London is used to punching well above its weight in global financial markets.
For years, the London Stock Exchange attracted an outsized share of investor capital relative to the size of the UK economy, reflecting the international nature of its listed companies.
In 2000, UK-listed equities made up 11% of the MSCI World Index — which tracks more than 1,500 companies that account for the vast majority of the global stock market by value — according to Citigroup. Fast-forward 23 years and the UK market now represents just 4%, the bank’s chief global equity strategist wrote in the Financial Times.
Investors have been drawn to faster-growing markets in other parts of the world, such as China and India, and to big tech IPOs on Wall Street. Meanwhile, UK pensions funds have slashed their exposure to local stocks in the search of more certain returns on government bonds.
Then came Brexit and years of political turmoil that undermined London’s status as the king of European finance, and battered Britain’s standing in the eyes of investors.
The combined effect has weighed heavily on the FTSE 100
(UKX), which, despite a recent hot streak, has trailed the gains in benchmark exchanges in the European Union and the United States since the global financial crisis.
Fears for London’s future resurfaced over the past week after chipmaker ARM, the crown jewel of the UK tech sector, said it would hold its IPO on Wall Street, and CRH
(CRH), the world’s largest building materials supplier, said it would moving its primary listing to the United States. Shell, London’s largest listed company, has also reportedly considered relocating. The health of London’s markets is vital to the UK economy, hence the growing sense of alarm.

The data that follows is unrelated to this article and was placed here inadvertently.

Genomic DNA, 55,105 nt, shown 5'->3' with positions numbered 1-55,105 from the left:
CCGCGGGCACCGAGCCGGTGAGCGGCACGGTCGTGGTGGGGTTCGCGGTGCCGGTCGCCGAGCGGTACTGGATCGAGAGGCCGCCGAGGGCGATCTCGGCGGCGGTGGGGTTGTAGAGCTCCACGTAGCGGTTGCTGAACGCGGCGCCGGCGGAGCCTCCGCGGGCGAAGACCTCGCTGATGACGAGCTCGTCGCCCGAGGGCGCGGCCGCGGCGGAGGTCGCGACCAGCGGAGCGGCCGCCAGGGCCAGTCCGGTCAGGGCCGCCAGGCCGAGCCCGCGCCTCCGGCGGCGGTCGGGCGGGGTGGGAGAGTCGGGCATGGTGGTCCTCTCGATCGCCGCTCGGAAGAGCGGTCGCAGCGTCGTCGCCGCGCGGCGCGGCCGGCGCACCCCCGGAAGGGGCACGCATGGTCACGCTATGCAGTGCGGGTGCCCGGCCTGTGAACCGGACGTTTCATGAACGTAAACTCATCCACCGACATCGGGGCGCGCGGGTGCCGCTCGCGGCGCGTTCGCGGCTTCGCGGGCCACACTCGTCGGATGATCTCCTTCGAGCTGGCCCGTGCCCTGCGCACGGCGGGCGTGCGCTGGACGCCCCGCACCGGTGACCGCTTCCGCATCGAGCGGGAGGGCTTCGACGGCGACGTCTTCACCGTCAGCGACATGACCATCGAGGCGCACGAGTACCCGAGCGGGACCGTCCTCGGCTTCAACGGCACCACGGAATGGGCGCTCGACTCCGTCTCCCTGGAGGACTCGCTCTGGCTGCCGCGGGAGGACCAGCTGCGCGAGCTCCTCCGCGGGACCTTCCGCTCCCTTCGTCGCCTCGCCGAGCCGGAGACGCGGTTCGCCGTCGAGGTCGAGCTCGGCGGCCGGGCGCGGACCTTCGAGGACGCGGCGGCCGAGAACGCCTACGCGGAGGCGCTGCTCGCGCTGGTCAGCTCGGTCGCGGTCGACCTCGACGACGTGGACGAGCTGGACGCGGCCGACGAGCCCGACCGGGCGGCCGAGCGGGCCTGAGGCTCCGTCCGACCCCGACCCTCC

Taken together, the company moves feel like “a vote of no confidence in the investment environment here in the UK,” said Michael Hewson, chief market analyst at stockbroker CMC Markets UK.
London is still a major international financial center. Some $3.8 trillion of daily foreign exchange trades are transacted there — more than in New York, Singapore, Hong Kong and Tokyo combined. And 70% of global secondary bond market trading happens in the city, according to the London Stock Exchange.
Outside of the United States and China, London also raised the most money, through IPOs and follow-on deals, in 2021. And Britain remained the world’s leading exporter of financial services that year.
Still, there is plenty of evidence that London can’t be complacent about its future. France is now home to Europe’s largest stock market by value — its CAC All-Share Index is worth €3.1 trillion ($3.3 trillion), compared with London’s FTSE All-Share index at £2.4 trillion ($2.9 trillion).
ARM’s headquarters and operations will remain in Britain and the company, owned by Japan’s Softbank, said it intended to consider a subsequent UK listing “in due course.”
But its decision to list in New York is clearly part of a trend. Ferguson
(FERGY), a UK-based plumbing equipment supplier, moved its primary listing from London to New York last year. Software group WANdisco and online sports betting company Flutter
(PDYPF), which owns FanDuel, are also exploring US listings, in addition to their UK listings. Flutter